But now the korubos now found themselves in front of a journalist 21 years after that initial encounter took place, and in that interim Malevó had become one of the group's main leaders. He recalled that the interpreter who belonged to the matis group greeted them before saying that he was accompanied by white men who came bearing gifts.
The korubos, who have a history of being slaughtered by non-indigenous transgressors, nodded them in. That was the first time that outside ties had been established with the "clubbers", whose main leader at the time, despite their culture's patriarchal structure, was a woman named Mayá. That's why the group that was contacted for the first time in 1996 is also referred to as the "Group of Mayá".
There were few of them, and they had been left in shambles following an attack carried out by white intruders one year prior.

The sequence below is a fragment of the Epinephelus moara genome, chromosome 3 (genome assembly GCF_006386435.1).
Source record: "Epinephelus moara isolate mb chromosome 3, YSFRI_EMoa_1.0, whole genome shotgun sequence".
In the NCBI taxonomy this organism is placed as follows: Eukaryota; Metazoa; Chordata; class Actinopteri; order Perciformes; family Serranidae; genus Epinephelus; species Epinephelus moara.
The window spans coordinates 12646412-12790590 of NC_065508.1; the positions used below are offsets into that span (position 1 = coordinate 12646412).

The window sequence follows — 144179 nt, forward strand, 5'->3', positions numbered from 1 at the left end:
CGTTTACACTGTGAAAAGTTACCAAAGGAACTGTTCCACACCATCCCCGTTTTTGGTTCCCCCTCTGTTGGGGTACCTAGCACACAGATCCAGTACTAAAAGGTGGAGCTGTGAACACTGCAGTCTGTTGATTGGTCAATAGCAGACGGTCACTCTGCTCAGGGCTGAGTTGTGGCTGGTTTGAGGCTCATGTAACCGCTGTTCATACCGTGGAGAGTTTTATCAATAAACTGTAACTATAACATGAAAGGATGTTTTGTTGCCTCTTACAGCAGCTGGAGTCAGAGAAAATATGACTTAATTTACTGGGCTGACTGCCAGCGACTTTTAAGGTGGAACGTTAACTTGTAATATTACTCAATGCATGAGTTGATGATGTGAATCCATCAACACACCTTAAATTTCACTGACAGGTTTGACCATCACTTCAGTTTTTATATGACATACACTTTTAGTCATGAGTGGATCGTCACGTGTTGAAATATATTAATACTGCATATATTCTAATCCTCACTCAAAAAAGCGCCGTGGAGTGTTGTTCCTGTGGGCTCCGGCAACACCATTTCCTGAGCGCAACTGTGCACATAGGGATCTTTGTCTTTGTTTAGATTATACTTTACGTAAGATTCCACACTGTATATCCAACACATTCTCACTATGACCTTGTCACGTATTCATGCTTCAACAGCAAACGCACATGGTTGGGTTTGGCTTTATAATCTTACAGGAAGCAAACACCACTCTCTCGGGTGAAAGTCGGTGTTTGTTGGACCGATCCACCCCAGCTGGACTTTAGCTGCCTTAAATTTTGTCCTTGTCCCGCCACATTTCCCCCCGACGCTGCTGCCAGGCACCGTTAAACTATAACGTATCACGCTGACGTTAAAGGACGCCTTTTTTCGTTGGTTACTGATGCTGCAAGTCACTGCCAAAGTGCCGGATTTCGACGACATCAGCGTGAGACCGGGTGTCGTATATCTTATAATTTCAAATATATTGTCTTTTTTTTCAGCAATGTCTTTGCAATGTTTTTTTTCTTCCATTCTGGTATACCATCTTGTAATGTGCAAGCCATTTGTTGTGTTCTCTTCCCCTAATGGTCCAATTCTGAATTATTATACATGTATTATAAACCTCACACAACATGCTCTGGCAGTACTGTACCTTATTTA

Seated next to a campfire that had been set up to roast fish, Pëxkn, 65, stood out because of his notably wide smile. He would walk around naked since he had always lived in the forest in isolation until he was forced to flee from whites and other tribes two years ago. He belonged to the "Coari Group" (a reference to the river where the paths of the whites crossed with his own and that of other Indians), or the "2015 Group", a group with peculiar customs, such as the refusal to wear "white" clothes - members of other groups that have already been contacted often wear shorts and t-shirts, for example.
The way they communicate is also different: they express themselves in a purer fashion when compared to the korubos who have incorporated elements of the language spoken by their neighbors, the mati tribe, and even non-indigenous elements, into their own language.
Pëxkn's group made contact with whites after being massacred by Indians belonging to a different ethnic group. They had lived in isolation up until then. Members of the mati tribe, who had managed to communicate with korubos before, thought that, in the event that they encountered one another, they would be able to explain to the isolated group that they were planning on farming nearby.
But that's not what happened. The korubos went over to the matis, two of whom were bludgeoned to death. The community, which had barely had any contact with non-indigenous peoples, believed it was expelling whites.